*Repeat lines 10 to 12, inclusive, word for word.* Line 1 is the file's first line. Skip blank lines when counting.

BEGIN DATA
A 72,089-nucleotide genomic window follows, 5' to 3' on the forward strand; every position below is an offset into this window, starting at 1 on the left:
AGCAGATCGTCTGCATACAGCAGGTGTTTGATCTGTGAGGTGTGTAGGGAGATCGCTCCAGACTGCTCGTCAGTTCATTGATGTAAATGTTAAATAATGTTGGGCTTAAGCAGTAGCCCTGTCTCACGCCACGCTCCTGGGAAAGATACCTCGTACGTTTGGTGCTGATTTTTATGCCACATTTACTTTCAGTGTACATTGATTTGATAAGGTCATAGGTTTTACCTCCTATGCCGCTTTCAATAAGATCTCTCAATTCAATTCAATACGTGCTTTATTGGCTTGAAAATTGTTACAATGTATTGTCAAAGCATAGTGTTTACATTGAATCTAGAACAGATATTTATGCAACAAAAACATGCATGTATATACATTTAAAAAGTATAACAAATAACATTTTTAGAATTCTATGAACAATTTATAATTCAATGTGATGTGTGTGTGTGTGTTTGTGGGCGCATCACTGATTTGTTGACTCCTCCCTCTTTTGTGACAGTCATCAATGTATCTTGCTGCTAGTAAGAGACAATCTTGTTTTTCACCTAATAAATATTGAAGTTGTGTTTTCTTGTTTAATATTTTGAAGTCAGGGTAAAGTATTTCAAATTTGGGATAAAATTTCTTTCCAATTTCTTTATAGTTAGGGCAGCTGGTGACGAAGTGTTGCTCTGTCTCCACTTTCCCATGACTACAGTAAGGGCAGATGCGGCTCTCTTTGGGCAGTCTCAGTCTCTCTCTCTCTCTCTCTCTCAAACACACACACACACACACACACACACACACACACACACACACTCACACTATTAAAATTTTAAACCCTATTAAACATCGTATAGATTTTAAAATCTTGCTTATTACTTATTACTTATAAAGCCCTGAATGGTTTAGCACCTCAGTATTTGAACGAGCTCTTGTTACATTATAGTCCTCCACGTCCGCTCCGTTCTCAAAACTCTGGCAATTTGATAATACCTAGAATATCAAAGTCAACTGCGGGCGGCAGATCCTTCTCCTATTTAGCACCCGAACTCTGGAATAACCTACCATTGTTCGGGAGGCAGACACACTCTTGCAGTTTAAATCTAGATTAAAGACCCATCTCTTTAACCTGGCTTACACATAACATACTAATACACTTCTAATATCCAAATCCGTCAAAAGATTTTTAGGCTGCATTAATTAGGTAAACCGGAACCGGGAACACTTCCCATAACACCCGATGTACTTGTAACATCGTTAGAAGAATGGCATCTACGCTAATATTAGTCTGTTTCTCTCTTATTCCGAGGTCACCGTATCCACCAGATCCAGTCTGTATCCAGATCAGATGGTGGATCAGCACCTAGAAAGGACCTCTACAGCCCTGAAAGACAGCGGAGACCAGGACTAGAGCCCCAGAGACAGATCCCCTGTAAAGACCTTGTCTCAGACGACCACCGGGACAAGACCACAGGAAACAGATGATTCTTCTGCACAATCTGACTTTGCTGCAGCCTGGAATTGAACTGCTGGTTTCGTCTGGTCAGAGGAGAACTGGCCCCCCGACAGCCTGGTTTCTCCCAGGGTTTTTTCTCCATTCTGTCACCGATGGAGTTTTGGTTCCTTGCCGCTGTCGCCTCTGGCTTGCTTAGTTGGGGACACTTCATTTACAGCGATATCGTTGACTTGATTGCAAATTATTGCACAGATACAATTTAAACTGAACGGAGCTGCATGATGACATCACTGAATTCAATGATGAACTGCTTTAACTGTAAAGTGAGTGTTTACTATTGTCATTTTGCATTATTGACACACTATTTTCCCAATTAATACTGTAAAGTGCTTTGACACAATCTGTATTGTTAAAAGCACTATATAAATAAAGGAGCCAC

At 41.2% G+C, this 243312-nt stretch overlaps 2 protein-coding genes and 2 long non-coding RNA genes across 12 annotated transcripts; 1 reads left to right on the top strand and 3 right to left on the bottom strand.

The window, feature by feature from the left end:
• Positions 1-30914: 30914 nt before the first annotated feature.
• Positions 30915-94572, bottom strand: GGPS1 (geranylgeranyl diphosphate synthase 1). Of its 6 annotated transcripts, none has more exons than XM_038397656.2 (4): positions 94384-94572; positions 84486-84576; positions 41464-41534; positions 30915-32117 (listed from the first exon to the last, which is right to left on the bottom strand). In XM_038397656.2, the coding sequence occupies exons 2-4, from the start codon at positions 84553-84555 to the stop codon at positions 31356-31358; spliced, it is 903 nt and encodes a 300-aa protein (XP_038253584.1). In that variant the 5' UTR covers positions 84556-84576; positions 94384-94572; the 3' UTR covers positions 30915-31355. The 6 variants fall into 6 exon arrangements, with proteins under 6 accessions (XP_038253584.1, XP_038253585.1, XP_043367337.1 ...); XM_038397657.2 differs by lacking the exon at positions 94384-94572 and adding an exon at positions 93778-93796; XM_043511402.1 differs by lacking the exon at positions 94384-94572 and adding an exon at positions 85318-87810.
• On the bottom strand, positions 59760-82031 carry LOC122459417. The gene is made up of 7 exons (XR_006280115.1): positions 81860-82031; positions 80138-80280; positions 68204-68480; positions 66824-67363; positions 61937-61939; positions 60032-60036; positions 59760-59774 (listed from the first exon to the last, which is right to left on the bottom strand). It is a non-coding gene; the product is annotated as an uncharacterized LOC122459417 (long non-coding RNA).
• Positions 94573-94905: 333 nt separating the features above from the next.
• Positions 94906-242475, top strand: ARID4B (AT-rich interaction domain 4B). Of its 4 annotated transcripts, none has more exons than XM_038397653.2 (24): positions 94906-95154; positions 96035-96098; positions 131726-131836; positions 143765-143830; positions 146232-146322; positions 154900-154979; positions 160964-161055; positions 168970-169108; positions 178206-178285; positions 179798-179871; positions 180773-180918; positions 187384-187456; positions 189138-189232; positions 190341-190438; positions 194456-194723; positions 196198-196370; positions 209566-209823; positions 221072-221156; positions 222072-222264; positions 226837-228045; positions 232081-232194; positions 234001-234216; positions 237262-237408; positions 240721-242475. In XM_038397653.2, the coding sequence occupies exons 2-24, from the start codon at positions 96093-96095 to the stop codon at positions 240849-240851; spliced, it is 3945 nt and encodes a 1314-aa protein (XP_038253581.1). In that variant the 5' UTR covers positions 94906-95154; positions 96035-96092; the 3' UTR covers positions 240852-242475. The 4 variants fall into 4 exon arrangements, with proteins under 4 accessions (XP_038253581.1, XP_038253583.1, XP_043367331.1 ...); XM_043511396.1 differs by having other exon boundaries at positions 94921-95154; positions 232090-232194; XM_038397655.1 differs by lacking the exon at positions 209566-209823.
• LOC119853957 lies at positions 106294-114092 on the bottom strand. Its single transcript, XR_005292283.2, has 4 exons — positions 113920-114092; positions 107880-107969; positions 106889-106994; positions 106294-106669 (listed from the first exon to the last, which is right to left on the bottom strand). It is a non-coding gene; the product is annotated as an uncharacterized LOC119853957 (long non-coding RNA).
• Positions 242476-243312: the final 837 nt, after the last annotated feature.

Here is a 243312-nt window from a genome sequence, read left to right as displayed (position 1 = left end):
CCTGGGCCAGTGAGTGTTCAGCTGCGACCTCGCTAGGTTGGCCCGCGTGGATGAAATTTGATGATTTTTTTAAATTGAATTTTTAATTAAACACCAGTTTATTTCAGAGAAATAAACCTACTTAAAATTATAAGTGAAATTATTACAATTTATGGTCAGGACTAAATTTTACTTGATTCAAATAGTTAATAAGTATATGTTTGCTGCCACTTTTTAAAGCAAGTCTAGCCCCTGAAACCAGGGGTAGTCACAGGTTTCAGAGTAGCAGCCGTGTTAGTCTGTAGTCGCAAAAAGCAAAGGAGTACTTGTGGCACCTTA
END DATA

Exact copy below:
• LOC119853957 lies at positions 106294-114092 on the bottom strand. Its single transcript, XR_005292283.2, has 4 exons — positions 113920-114092; positions 107880-107969; positions 106889-106994; positions 106294-106669 (listed from the first exon to the last, which is right to left on the bottom strand). It is a non-coding gene; the product is annotated as an uncharacterized LOC119853957 (long non-coding RNA).
• Positions 242476-243312: the final 837 nt, after the last annotated feature.

Here is a 243312-nt window from a genome sequence, read left to right as displayed (position 1 = left end):